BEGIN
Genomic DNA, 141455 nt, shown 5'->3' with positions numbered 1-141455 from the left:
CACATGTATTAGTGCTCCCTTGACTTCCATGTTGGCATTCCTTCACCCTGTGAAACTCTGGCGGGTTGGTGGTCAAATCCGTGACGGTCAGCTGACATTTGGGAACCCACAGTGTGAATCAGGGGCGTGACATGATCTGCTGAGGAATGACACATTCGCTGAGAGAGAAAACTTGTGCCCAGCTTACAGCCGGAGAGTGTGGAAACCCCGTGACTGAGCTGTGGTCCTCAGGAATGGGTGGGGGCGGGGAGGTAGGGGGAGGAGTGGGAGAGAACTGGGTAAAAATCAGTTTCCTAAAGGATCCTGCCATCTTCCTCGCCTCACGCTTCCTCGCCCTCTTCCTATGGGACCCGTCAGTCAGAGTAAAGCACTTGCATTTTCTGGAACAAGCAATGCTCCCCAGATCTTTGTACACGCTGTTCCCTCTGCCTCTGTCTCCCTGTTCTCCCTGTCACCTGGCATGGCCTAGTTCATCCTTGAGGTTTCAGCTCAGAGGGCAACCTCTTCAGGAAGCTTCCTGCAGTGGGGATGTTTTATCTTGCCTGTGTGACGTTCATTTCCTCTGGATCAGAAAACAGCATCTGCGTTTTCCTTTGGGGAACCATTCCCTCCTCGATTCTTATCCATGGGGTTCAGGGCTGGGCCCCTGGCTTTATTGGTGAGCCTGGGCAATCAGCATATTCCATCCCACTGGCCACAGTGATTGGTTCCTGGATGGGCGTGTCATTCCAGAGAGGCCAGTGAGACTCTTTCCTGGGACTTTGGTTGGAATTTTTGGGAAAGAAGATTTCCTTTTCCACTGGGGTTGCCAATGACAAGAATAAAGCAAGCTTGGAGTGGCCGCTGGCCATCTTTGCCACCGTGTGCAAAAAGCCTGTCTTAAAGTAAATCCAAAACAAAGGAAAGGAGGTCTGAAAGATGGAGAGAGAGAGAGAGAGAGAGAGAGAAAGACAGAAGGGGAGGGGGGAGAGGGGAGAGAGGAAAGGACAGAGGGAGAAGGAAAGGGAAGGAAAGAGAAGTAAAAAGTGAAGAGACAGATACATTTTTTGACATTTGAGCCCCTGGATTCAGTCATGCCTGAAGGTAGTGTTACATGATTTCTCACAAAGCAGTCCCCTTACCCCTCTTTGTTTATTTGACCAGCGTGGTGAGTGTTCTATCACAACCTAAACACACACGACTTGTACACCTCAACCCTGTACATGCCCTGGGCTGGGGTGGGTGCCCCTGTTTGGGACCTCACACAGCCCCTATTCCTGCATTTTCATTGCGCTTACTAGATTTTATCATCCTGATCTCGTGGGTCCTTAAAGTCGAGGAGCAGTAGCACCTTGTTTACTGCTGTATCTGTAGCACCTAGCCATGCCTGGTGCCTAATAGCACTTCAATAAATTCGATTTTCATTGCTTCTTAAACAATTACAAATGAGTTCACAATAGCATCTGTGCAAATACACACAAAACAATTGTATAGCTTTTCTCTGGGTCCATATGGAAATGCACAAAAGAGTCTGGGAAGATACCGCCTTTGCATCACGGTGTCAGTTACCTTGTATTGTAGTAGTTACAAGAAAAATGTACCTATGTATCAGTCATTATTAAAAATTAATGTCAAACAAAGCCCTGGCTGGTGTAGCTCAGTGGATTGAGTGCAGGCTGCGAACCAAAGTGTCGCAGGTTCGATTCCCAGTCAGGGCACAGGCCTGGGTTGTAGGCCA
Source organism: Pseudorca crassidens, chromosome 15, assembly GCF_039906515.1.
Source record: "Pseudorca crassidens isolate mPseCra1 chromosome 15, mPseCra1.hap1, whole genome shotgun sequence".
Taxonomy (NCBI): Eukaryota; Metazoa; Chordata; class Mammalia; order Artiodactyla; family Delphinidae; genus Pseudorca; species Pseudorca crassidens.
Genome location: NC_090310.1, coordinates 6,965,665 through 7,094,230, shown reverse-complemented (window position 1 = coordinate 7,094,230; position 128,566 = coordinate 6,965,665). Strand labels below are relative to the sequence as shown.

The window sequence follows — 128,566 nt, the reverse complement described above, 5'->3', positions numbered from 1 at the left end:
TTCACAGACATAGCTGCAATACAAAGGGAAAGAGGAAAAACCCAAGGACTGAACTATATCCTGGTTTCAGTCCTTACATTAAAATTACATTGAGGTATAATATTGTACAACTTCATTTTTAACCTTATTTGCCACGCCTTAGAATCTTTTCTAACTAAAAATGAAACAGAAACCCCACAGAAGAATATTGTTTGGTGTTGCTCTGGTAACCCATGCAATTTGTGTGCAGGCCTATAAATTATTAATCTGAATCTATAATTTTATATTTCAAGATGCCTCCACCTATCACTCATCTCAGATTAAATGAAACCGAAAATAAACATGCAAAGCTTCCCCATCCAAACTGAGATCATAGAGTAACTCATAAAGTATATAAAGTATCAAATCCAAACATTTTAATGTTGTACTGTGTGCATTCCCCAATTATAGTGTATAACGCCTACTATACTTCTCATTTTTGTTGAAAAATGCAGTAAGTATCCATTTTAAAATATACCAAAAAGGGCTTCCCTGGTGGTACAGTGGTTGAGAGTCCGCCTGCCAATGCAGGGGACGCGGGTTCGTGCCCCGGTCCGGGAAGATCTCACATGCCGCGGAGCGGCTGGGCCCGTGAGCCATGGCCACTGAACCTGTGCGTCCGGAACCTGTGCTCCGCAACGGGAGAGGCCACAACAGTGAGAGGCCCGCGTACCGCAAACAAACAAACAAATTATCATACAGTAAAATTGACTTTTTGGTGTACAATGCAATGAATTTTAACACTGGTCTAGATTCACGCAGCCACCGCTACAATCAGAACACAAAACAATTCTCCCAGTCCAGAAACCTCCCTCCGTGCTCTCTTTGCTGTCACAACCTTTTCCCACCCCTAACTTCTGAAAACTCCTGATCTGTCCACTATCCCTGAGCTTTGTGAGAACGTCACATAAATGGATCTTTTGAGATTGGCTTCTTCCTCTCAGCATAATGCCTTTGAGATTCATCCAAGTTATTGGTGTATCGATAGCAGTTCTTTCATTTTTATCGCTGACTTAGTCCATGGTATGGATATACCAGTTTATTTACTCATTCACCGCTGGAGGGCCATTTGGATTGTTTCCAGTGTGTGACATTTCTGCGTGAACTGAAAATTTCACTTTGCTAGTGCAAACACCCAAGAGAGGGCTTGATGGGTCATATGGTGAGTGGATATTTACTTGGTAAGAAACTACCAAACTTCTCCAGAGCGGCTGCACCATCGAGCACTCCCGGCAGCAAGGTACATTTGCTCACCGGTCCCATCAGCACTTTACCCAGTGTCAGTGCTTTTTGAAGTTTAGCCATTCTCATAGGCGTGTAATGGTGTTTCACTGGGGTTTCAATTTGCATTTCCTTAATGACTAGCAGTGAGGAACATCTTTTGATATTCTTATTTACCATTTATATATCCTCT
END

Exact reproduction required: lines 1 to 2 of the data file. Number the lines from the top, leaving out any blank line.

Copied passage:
Genomic DNA, 141455 nt, shown 5'->3' with positions numbered 1-141455 from the left:
CACATGTATTAGTGCTCCCTTGACTTCCATGTTGGCATTCCTTCACCCTGTGAAACTCTGGCGGGTTGGTGGTCAAATCCGTGACGGTCAGCTGACATTTGGGAACCCACAGTGTGAATCAGGGGCGTGACATGATCTGCTGAGGAATGACACATTCGCTGAGAGAGAAAACTTGTGCCCAGCTTACAGCCGGAGAGTGTGGAAACCCCGTGACTGAGCTGTGGTCCTCAGGAATGGGTGGGGGCGGGGAGGTAGGGGGAGGAGTGGGAGAGAACTGGGTAAAAATCAGTTTCCTAAAGGATCCTGCCATCTTCCTCGCCTCACGCTTCCTCGCCCTCTTCCTATGGGACCCGTCAGTCAGAGTAAAGCACTTGCATTTTCTGGAACAAGCAATGCTCCCCAGATCTTTGTACACGCTGTTCCCTCTGCCTCTGTCTCCCTGTTCTCCCTGTCACCTGGCATGGCCTAGTTCATCCTTGAGGTTTCAGCTCAGAGGGCAACCTCTTCAGGAAGCTTCCTGCAGTGGGGATGTTTTATCTTGCCTGTGTGACGTTCATTTCCTCTGGATCAGAAAACAGCATCTGCGTTTTCCTTTGGGGAACCATTCCCTCCTCGATTCTTATCCATGGGGTTCAGGGCTGGGCCCCTGGCTTTATTGGTGAGCCTGGGCAATCAGCATATTCCATCCCACTGGCCACAGTGATTGGTTCCTGGATGGGCGTGTCATTCCAGAGAGGCCAGTGAGACTCTTTCCTGGGACTTTGGTTGGAATTTTTGGGAAAGAAGATTTCCTTTTCCACTGGGGTTGCCAATGACAAGAATAAAGCAAGCTTGGAGTGGCCGCTGGCCATCTTTGCCACCGTGTGCAAAAAGCCTGTCTTAAAGTAAATCCAAAACAAAGGAAAGGAGGTCTGAAAGATGGAGAGAGAGAGAGAGAGAGAGAGAGAAAGACAGAAGGGGAGGGGGGAGAGGGGAGAGAGGAAAGGACAGAGGGAGAAGGAAAGGGAAGGAAAGAGAAGTAAAAAGTGAAGAGACAGATACATTTTTTGACATTTGAGCCCCTGGATTCAGTCATGCCTGAAGGTAGTGTTACATGATTTCTCACAAAGCAGTCCCCTTACCCCTCTTTGTTTATTTGACCAGCGTGGTGAGTGTTCTATCACAACCTAAACACACACGACTTGTACACCTCAACCCTGTACATGCCCTGGGCTGGGGTGGGTGCCCCTGTTTGGGACCTCACACAGCCCCTATTCCTGCATTTTCATTGCGCTTACTAGATTTTATCATCCTGATCTCGTGGGTCCTTAAAGTCGAGGAGCAGTAGCACCTTGTTTACTGCTGTATCTGTAGCACCTAGCCATGCCTGGTGCCTAATAGCACTTCAATAAATTCGATTTTCATTGCTTCTTAAACAATTACAAATGAGTTCACAATAGCATCTGTGCAAATACACACAAAACAATTGTATAGCTTTTCTCTGGGTCCATATGGAAATGCACAAAAGAGTCTGGGAAGATACCGCCTTTGCATCACGGTGTCAGTTACCTTGTATTGTAGTAGTTACAAGAAAAATGTACCTATGTATCAGTCATTATTAAAAATTAATGTCAAACAAAGCCCTGGCTGGTGTAGCTCAGTGGATTGAGTGCAGGCTGCGAACCAAAGTGTCGCAGGTTCGATTCCCAGTCAGGGCACAGGCCTGGGTTGTAGGCCA